The Vermont State House has just, by the narrowest of margins, overridden Governor Jim Douglas’s veto of a bill providing same-sex marriage rights. Together with the state senate’s wider and earlier override, the votes mean that Vermont becomes the first state to enact same sex marriage by a purely legislative process.
As would be expected, passions on the issue ran high across the state. Last week I wrote a short piece on the Associated Press’s surprisingly successful effort, using public records law, to get a peek at how the state responded to Governor Douglas’s commitment to veto the bill, voiced before its original passage.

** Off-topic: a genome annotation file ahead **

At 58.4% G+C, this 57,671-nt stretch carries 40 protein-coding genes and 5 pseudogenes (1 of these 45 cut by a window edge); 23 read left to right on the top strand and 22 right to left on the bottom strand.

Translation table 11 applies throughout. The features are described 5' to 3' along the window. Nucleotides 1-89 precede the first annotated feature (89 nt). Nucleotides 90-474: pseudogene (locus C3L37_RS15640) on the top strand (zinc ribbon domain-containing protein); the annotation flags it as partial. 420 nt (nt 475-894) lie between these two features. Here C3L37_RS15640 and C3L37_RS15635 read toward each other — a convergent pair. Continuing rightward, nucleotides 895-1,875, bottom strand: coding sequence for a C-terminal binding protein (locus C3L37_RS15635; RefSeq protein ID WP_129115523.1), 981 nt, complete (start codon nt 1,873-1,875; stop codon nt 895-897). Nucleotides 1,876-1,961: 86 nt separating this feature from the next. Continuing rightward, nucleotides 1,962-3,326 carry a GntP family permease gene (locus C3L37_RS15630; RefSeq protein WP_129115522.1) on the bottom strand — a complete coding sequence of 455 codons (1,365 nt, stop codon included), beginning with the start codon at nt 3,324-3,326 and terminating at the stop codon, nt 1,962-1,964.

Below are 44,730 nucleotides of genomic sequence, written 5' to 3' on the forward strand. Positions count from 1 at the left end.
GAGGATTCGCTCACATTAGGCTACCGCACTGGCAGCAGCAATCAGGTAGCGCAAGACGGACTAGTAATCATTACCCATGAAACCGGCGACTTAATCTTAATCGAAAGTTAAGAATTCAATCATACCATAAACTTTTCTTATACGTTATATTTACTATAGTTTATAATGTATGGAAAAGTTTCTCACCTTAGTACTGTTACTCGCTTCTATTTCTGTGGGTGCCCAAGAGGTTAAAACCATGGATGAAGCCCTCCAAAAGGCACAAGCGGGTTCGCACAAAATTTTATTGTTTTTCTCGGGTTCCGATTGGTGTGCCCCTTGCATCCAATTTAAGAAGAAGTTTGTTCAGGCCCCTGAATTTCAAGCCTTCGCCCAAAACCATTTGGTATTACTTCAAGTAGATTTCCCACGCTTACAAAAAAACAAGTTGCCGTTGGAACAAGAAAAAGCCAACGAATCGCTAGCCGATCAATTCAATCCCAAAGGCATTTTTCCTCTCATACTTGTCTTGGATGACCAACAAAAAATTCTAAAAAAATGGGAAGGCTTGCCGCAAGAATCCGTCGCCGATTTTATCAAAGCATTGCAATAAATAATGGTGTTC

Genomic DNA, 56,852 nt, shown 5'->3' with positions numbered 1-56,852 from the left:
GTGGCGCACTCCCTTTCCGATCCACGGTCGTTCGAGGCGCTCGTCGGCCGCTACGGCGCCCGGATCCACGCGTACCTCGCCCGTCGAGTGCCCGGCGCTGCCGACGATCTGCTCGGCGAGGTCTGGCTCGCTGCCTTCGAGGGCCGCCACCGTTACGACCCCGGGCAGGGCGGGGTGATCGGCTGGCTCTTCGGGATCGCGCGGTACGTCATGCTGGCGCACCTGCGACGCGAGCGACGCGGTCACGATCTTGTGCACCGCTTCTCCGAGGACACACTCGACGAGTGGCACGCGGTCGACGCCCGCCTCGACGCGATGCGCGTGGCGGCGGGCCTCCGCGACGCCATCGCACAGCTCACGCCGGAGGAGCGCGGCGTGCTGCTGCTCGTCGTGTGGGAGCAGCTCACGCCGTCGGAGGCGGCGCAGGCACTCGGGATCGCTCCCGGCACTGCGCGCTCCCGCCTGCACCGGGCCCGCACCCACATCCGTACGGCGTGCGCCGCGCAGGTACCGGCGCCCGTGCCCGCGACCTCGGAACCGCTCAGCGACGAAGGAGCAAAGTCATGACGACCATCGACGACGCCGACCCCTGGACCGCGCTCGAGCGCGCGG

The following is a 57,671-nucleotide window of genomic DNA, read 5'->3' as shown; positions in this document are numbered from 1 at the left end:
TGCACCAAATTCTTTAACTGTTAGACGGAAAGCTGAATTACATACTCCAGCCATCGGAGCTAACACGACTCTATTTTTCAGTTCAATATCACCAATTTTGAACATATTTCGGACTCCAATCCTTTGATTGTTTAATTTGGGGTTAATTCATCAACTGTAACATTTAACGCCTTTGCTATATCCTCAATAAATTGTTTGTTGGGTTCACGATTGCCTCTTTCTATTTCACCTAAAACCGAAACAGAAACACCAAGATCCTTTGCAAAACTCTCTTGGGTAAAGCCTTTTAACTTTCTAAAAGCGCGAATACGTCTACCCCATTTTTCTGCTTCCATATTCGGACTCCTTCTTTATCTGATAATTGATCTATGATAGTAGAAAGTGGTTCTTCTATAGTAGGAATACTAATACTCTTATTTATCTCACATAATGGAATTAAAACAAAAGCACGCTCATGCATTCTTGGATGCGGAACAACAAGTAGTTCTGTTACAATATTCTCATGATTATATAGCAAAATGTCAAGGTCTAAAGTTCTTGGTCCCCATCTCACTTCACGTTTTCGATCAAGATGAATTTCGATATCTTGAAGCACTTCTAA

“I just got thinking, ‘Whoa, it would be interesting to see what mail he’s getting,’” says John Curran, an Associated Press correspondent in Montpelier.
So on Thursday, Curran asked.
In a short e-mail to the governor’s press secretary, Curran cited Vermont’s Right to Know law, and asked for copies of all e-mail and written correspondence the governor’s office had received on the bill after the veto threat.
Douglas’s office invited Curran over the next day to see letters, resulting in an article offering a peek at public opinion, which you can read here.